Many people have found having an animal to look after and play with during the coronavirus pandemic to be a lifeline.
From helping to relieve the stress of a frontline job to providing comfort in times of illness, people have been praising their pets.
One woman, who has been self-isolating, told the BBC her son's dog had helped bring her from the "depths of despair".
Here four people describe the impact their pets have had on their lives during the pandemic.
'We saved each other'
Nicki McGuire, from Kenton, near Exminster, Devon, said riding and taking care of Obie was "complete escapism", allowing her to forget everything else going on.
"He has a skin condition called sweet itch that we have managed to get under control," she said.
"I've lost four stone in weight so that he is more comfy when I ride him. I have also gone from pre-diabetic to normal blood sugars by losing weight.
"So Obie and I have saved each other really."
Mrs McGuire added: "Horses are empathetic.
"They understand human emotions, and know instantly when you've had a bad day. They listen to your troubles without judgement. Obie is exactly this.
"I often tell him things that I wouldn't dream of sharing with another person."
'He's been with me in my darkest moments'
When Denise Cooper moved to Paignton with her husband George a year ago, she had no idea a pandemic would stop them seeing their five children who live in the London area for months at a time.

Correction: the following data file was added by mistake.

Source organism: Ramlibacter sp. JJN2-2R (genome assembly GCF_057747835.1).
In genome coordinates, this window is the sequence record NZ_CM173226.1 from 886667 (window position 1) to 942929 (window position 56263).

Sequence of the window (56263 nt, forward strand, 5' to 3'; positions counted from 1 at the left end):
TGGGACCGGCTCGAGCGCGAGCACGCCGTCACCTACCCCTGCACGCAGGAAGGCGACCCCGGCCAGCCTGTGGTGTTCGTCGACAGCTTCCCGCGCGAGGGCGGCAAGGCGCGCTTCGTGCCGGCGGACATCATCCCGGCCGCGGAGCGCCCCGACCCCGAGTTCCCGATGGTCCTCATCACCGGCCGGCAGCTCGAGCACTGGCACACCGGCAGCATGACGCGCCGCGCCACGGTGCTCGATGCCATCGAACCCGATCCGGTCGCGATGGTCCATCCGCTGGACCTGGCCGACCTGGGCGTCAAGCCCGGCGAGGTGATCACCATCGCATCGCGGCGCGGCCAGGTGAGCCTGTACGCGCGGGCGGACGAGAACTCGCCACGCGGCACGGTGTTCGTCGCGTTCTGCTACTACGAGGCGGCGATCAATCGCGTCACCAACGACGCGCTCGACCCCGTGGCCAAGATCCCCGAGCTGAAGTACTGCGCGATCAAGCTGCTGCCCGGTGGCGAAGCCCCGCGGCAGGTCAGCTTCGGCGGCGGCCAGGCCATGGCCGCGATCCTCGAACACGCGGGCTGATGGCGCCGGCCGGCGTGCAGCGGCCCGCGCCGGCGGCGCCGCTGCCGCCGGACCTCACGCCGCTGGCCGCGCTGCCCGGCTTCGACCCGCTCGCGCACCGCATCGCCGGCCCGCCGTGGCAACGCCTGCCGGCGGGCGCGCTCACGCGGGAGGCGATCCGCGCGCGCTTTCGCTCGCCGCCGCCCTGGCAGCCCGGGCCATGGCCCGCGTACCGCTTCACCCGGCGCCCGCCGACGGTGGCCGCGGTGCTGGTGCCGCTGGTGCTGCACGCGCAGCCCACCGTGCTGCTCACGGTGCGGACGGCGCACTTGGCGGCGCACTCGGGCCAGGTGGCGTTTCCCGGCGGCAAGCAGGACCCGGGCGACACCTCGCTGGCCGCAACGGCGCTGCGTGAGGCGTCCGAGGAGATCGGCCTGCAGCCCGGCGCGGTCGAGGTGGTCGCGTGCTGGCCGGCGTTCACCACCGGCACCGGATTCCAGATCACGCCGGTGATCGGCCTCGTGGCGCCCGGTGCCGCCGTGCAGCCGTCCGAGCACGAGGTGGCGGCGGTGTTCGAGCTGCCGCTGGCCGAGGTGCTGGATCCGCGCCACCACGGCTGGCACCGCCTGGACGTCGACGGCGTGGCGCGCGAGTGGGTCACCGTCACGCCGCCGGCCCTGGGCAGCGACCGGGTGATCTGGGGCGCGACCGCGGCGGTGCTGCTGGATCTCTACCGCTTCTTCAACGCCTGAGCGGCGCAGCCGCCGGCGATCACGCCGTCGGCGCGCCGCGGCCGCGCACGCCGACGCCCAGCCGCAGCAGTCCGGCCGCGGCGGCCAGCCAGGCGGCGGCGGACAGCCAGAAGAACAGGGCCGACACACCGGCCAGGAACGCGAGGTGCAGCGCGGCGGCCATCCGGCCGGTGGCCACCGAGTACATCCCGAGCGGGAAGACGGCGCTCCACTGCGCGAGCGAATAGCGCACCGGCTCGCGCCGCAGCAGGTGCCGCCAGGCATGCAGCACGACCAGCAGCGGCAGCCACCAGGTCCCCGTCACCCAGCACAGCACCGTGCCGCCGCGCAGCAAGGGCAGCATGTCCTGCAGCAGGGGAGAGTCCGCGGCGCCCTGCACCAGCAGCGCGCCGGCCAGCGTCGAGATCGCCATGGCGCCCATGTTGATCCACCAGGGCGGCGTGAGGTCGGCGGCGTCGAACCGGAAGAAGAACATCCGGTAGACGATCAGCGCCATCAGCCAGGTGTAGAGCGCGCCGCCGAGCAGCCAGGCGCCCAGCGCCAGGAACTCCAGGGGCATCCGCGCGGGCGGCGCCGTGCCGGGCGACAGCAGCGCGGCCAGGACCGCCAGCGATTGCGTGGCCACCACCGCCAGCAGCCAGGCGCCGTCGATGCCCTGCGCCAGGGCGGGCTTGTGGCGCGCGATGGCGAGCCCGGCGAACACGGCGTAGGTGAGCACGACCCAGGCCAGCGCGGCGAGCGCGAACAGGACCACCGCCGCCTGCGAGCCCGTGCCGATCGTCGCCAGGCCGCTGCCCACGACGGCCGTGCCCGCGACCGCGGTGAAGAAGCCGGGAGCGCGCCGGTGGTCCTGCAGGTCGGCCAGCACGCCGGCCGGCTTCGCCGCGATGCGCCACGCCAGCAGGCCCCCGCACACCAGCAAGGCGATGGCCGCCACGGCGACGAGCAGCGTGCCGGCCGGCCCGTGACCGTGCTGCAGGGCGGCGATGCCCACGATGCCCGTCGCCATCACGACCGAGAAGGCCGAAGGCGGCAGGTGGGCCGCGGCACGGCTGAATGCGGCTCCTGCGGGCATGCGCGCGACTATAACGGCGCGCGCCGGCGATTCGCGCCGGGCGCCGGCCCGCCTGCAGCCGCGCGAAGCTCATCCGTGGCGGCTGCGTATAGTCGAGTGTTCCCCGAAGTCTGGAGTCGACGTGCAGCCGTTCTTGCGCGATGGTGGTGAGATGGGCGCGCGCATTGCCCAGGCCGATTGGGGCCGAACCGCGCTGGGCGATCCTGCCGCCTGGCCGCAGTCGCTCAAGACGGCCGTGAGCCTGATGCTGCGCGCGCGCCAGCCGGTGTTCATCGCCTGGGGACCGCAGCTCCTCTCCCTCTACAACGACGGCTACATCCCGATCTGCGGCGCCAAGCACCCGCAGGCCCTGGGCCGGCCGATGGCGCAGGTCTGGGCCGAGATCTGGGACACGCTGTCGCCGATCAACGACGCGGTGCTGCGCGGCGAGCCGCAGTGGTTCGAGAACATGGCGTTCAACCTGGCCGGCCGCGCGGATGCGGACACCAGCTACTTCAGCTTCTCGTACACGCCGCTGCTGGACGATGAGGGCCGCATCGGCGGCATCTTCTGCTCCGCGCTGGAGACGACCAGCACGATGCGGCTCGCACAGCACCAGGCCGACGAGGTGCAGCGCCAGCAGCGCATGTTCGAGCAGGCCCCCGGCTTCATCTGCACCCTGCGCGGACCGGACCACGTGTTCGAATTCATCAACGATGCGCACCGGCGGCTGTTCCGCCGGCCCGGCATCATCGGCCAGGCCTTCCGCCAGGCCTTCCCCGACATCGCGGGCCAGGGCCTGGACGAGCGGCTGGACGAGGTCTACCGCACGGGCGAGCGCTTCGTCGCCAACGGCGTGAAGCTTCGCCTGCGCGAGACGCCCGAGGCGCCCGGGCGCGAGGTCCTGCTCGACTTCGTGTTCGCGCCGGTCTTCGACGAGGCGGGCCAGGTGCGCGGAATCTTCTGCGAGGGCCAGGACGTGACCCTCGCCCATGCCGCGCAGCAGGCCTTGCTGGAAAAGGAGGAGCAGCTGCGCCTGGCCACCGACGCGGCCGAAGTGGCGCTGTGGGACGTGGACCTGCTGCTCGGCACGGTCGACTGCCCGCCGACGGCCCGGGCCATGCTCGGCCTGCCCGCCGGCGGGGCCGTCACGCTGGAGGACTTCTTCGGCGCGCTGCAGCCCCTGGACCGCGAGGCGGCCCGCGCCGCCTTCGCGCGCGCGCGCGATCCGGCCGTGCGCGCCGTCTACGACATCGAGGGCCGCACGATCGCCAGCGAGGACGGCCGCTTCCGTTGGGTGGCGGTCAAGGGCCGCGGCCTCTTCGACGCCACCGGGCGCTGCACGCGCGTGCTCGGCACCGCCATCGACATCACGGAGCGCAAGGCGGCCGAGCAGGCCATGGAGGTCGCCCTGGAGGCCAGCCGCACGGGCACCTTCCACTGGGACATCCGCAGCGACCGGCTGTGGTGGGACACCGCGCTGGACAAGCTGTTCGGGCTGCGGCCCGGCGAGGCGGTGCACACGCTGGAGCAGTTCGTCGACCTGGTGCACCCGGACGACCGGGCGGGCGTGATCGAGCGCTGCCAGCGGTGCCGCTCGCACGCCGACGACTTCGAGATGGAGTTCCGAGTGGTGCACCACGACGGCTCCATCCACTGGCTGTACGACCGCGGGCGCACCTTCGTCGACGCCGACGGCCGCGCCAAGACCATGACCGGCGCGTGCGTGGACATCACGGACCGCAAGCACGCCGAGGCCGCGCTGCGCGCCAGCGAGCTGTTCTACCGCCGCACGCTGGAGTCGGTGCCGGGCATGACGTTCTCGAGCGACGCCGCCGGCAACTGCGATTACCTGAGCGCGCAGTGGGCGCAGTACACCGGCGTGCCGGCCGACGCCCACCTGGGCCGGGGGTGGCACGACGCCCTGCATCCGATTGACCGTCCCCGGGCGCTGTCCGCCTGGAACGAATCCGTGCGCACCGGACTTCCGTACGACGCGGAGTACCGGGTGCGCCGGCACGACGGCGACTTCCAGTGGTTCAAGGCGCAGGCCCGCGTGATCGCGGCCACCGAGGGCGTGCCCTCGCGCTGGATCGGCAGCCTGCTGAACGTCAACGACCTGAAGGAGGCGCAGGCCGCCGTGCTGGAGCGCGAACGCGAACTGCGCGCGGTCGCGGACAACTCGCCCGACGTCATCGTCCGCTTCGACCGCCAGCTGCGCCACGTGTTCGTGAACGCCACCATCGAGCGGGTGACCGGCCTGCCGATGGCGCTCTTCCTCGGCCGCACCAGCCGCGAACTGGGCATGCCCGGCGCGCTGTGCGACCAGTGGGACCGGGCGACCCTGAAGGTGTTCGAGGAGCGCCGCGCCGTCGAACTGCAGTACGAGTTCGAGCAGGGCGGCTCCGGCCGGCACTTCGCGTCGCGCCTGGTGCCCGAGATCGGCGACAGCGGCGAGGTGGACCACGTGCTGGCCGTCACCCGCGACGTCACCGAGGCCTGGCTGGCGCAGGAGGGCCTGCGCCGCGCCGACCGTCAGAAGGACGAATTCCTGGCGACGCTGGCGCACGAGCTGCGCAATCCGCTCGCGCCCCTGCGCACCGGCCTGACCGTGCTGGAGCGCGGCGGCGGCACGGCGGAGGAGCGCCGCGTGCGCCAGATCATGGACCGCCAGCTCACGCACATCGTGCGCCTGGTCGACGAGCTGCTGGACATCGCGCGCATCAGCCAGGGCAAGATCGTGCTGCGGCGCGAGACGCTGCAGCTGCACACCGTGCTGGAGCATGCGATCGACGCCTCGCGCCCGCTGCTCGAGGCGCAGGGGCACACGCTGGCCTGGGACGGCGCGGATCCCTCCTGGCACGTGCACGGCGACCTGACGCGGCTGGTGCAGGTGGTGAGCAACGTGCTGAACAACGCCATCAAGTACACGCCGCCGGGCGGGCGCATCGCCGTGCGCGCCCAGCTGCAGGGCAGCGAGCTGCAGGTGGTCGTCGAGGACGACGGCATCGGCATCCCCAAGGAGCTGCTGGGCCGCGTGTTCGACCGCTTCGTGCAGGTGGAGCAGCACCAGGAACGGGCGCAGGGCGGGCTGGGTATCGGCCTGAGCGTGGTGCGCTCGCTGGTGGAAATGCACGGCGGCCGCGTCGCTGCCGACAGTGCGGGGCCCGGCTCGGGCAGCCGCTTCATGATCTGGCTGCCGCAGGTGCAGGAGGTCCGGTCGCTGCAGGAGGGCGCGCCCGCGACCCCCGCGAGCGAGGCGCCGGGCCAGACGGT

Luckily they had offered to look after their son's dog while he moved house and anticipated the arrival of their first grandchild.
"We were all alone and we are really grateful we had Rocky here with us," said Mrs Cooper, who has been shielding.
"In my darkest moments he has not left my side and brought me from the depths of despair.
"I don't know what we would have done without him."
'She's a delight'
Debbz Thickitt, who works in the oncology department at Derriford Hospital, lives in Plymouth with partner Rob Plain and their sprocker spaniel Piper.
She said: "She's a very loving dog and I think she does know if things have been tense at work."
Miss Thickitt, who does radiotherapy planning, said her job could be challenging.
"The staff and patients are amazing and we're trying to keep as normal as we can," she said.
Miss Thickitt said Piper was a "delight" who was always so happy when she got home.
'He never judges'
Becky Lovegrove, from Illogan, Cornwall, said her dog Sidward came to her nearly 10 years ago as a one-night emergency foster placement.
"He was going to be a bait dog and they rescued him just in time," she said.
"He walked through the door and I was just like 'you are not going anywhere'."
Dr Lovegrove, a musician and retired teacher, who lives alone, said having Sidward helped her during the pandemic, particularly when she returned home from hospital after contracting sepsis in November.
"He never judges," she said.
"I talk to him all the time and he just seems to listen and understand... he doesn't think any less of me if I am not feeling too good.
"I wouldn't be without him."